When the news broke that the United States would extend existing waivers on five different nuclear-related sanctions on Iran, the implications of the move seemed clear. The hawks inside the administration—led by Secretary of State Mike Pompeo and National Security Advisor John Bolton—seemed to be in retreat. But two days later, when another announcement was made indicating that Iranian Foreign Minister Mohammad Javad Zarif was being subjected to U.S. sanctions for his role as the public spokesman of the rogue theocracy, that assessment no longer seemed to be accurate.

Pompeo and Bolton have been pushing a policy of “maximum pressure” against Tehran, including the withdrawal from the 2015 nuclear deal and the unilateral implementation of economic sanctions that have crippled Iran’s economy. But while President Donald Trump is a bitter critic of the nuclear pact concluded by President Barack Obama and long intended to dump the deal, he isn’t necessarily in sync with every aspect of his foreign-policy’s team’s aggressive approach to Iran.

Trump’s neo-isolationist instincts and dread of involving the United States in another armed conflict in the Middle East isn’t entirely consistent with the hard line against the Islamist regime that his administration has pursued. And while he listens to Pompeo and Bolton, they aren’t the only people influencing his decisions.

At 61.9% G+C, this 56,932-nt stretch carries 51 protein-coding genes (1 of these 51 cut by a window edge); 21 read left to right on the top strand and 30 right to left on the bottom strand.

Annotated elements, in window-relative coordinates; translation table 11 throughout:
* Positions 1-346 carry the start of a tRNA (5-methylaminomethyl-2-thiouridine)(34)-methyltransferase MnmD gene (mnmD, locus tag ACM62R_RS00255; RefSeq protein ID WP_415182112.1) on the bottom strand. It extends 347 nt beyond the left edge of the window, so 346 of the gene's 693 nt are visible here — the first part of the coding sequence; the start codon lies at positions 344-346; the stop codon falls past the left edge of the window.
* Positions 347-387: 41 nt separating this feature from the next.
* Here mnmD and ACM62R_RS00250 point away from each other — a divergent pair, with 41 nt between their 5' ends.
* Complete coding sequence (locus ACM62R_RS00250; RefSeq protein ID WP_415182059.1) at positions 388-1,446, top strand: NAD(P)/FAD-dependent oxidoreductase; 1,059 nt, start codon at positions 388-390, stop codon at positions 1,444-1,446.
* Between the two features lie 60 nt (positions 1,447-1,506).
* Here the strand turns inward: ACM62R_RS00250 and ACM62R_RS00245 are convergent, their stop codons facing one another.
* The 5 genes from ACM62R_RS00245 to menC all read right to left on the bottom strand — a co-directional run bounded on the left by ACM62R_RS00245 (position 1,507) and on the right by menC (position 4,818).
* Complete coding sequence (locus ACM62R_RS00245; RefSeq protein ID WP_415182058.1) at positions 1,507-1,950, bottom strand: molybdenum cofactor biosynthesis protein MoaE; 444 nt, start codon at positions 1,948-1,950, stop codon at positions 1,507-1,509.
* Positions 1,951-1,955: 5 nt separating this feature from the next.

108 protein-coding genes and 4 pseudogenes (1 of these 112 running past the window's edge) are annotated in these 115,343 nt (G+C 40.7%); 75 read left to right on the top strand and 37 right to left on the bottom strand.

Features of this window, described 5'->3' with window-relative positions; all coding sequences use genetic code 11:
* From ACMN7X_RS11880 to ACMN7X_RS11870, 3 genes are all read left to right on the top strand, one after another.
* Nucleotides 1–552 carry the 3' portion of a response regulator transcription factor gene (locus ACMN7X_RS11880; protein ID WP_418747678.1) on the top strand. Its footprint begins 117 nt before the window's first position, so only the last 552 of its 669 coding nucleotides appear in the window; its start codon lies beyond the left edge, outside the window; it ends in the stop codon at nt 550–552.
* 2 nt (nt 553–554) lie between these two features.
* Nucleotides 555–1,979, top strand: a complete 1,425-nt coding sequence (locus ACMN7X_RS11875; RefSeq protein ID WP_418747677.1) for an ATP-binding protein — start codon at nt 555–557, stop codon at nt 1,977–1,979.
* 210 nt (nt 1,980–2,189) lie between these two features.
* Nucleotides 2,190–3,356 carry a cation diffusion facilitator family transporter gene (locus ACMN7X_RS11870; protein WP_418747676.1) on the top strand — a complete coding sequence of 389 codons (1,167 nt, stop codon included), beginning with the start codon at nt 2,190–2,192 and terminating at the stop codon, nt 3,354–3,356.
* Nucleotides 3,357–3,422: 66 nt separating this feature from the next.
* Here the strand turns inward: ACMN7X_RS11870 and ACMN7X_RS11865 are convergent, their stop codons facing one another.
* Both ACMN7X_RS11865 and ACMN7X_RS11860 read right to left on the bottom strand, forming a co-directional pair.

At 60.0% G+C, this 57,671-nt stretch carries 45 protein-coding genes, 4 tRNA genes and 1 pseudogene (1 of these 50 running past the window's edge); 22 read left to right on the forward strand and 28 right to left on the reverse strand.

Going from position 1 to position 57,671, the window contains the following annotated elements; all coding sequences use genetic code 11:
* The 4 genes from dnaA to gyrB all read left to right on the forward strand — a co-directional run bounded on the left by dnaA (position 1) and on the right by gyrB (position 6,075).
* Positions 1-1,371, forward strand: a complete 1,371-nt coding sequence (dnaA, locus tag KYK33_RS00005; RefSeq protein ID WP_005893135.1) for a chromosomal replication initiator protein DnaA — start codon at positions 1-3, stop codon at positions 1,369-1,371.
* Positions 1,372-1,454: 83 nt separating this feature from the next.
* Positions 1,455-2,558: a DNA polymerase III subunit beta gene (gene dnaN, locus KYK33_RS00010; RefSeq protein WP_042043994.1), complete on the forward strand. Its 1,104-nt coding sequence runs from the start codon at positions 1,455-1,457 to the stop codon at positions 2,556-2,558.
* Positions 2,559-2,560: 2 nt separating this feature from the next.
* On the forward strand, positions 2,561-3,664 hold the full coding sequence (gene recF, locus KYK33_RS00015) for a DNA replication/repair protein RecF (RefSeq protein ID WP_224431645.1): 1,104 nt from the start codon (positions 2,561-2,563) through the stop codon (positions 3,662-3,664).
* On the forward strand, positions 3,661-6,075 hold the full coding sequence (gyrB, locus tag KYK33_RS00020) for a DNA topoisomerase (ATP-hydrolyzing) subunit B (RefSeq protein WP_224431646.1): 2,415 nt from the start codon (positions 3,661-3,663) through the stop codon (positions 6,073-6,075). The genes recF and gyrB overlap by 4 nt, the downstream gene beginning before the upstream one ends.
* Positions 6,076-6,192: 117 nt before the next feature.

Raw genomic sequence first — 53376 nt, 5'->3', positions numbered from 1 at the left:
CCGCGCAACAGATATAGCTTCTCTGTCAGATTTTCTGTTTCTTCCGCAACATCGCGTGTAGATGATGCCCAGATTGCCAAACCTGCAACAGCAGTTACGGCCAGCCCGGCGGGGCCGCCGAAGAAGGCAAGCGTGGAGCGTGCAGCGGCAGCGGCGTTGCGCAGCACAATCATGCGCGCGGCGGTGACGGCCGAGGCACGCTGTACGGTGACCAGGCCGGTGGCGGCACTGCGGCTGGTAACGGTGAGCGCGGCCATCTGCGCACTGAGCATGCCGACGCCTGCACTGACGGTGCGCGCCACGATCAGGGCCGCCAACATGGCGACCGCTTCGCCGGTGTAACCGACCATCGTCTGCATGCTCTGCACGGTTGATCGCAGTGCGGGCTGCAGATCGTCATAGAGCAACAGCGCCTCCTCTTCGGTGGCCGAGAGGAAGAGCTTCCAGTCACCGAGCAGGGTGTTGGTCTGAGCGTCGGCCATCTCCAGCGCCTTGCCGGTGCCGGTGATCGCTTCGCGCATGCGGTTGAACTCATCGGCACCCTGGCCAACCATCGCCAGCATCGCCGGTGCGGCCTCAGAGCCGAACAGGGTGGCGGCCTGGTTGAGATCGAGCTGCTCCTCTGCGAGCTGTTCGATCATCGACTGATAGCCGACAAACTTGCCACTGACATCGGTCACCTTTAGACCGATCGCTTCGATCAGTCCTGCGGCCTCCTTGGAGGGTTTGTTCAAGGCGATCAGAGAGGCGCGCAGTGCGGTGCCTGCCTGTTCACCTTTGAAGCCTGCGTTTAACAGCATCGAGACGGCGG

The president has also been listening to Sen. Rand Paul (R-Ky.) on the issue. The advice he has been getting from that apostle of libertarian economics and withdrawal from foreign entanglements runs counter to Pompeo and Bolton’s advocacy for efforts to bring Iran’s economy to its knees in order to force it to renegotiate the weak nuclear pact.

Just as, if not more influential than Paul, is Fox News Channel host Carlson. He has been a critic of Pompeo’s and Bolton’s vision, in which America maintains its traditional role as the guardian of international security, especially in the Middle East. Reportedly, it was a conversation with Carlson that persuaded the president not to order a military strike against Iranian targets last month after Tehran’s forces had shot down an American drone.

The foreign-policy establishment is also firmly supportive of Obama’s signature international diplomatic achievement. America’s European allies are also aghast at Trump’s trashing of the deal and shocked that the sanctions are forcing them to give up trade with Iran, lest they be cut off from the U.S. financial system.

Trump has no interest in what the Europeans or foreign-policy experts think. But when he authorized the Kentucky senator to hold a meeting with Zarif two weeks ago when the Iranian was in New York to attend sessions at the United Nations, two things became clear.

One was that, despite the bravado that they would never negotiate with the United States without sanctions first being lifted, the pain inflicted on Iran by Trump’s policies had caused them to rethink that stand.